A focus on six key sectors: the defense industrial base; the public health and biological preparedness industrial base; the information and communications technology (ICT) industrial base; the energy sector industrial base; the transportation industrial base; and supply chains for agricultural commodities and food production.
A set of risks for agencies to consider in their assessment of supply chain vulnerabilities: Agencies and Departments are directed to review a variety of risks to supply chains and industrial bases. For example, these reviews must identify critical goods and materials within supply chains, the manufacturing or other capabilities needed to produce those materials, as well as a variety of vulnerabilities created by failure to develop domestic capabilities. Agencies and Departments are also directed to identify locations of key manufacturing and production assets, the availability of substitutes or alternative sources for critical goods, the state of workforce skills and identified gaps for all sectors, and the role of transportation systems in supporting supply chains and industrial bases.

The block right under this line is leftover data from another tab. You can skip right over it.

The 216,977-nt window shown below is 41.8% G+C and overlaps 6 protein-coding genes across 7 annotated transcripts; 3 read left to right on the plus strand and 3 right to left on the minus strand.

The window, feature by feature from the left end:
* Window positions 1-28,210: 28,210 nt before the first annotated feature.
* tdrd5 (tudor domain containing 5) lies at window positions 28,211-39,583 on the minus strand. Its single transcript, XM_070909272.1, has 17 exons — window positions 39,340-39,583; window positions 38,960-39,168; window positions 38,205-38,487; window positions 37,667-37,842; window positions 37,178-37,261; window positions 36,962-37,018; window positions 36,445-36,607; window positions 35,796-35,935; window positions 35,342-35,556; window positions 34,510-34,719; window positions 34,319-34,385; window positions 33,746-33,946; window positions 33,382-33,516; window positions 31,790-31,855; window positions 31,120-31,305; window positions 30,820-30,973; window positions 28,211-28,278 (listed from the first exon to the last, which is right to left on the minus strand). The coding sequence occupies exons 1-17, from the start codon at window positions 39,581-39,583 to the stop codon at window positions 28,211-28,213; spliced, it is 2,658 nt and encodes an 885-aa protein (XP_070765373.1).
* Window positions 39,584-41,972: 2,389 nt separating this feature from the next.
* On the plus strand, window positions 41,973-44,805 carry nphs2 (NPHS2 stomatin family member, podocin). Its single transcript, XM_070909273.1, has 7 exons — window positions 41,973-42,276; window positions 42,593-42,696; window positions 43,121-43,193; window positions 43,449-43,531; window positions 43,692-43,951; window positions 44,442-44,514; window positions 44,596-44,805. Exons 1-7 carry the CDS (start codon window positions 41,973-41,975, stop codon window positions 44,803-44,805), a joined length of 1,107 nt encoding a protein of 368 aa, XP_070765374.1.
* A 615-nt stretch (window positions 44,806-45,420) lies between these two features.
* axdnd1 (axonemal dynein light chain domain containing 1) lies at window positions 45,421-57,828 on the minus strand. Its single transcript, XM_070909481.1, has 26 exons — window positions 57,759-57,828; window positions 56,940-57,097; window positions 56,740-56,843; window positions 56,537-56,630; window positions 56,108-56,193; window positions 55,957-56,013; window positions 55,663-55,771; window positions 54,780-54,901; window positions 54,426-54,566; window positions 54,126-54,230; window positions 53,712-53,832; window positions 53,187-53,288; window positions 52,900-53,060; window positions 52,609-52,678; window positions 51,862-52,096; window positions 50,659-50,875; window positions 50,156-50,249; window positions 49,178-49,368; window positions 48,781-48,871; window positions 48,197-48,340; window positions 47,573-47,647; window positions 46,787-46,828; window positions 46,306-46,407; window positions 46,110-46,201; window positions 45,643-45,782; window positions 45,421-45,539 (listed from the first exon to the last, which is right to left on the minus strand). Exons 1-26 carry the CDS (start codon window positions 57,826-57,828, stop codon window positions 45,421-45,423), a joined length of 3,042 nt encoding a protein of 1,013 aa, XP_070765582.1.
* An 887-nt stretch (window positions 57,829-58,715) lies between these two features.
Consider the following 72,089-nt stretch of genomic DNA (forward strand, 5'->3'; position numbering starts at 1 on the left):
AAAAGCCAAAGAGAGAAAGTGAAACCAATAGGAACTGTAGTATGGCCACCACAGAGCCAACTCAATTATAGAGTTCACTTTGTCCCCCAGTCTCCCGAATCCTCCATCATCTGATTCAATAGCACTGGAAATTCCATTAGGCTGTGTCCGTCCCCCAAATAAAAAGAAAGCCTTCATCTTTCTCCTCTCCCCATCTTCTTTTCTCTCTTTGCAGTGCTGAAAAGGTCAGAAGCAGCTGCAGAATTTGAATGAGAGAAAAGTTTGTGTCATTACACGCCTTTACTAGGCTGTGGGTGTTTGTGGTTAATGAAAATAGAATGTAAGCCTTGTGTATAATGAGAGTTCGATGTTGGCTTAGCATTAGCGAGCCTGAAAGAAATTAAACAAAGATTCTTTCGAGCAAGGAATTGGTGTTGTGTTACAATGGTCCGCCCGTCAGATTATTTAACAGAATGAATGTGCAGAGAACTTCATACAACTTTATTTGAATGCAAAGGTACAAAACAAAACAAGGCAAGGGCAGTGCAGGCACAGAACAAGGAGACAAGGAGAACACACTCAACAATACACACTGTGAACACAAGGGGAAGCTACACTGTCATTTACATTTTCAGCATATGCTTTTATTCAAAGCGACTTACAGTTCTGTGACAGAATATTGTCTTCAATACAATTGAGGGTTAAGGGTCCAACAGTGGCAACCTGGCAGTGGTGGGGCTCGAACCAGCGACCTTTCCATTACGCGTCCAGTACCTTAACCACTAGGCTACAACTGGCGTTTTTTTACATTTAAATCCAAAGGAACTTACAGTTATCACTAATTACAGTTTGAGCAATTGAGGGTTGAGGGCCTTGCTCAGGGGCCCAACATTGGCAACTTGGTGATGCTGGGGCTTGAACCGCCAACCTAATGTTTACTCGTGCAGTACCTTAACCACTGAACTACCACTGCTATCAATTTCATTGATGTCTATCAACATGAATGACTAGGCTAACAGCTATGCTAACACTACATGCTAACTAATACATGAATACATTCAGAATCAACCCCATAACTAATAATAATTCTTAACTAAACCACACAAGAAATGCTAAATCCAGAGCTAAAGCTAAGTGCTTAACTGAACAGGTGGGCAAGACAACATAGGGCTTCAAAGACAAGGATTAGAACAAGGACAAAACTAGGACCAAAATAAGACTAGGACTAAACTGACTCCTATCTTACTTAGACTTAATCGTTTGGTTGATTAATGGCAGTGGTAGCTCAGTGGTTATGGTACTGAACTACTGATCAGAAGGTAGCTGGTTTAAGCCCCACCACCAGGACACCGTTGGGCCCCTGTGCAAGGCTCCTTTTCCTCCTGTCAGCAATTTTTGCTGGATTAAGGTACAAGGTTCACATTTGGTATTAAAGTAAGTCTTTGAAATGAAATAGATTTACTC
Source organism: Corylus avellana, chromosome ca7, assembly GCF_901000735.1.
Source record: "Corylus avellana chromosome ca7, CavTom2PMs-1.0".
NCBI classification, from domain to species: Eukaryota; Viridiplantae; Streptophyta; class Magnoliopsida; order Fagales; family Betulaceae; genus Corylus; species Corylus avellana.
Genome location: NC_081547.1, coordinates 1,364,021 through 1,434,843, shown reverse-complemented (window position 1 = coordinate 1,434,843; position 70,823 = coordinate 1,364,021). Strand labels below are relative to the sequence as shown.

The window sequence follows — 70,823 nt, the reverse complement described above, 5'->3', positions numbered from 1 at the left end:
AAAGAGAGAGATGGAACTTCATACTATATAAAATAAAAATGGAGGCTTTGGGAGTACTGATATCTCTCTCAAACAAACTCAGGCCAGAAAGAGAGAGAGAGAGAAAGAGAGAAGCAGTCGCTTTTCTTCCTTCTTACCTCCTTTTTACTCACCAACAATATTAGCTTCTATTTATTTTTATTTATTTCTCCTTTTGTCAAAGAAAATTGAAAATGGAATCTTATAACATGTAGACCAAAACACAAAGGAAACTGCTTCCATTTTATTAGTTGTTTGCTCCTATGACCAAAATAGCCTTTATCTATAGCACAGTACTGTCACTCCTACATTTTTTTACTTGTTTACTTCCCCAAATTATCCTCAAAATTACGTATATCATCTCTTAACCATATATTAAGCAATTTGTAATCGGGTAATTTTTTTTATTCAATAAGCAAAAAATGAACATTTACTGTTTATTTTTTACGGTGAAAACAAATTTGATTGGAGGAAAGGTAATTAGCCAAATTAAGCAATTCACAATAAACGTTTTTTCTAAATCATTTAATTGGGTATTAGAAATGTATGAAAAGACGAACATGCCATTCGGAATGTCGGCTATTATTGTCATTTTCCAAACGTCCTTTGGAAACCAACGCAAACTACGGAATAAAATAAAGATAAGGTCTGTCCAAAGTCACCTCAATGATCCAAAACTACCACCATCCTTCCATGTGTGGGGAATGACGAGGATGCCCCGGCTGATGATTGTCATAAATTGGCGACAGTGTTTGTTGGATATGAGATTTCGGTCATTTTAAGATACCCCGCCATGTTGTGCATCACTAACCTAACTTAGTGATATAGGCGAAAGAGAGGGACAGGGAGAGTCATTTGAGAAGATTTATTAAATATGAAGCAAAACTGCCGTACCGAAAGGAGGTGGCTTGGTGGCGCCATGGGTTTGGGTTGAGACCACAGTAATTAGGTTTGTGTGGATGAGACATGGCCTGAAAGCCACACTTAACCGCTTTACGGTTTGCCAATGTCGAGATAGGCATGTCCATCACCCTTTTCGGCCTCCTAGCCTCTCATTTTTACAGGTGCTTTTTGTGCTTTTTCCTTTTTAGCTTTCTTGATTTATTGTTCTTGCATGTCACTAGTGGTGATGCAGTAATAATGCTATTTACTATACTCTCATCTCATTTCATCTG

Recommendations on actions that should be taken to improve resiliency: Agencies are directed to make specific policy recommendations to address risks, as well as proposals for new research and development activities.
A sustained commitment to supply chain resiliency: The government will commit to a regular, ongoing process of reviewing supply chain resilience, including a quadrennial review process.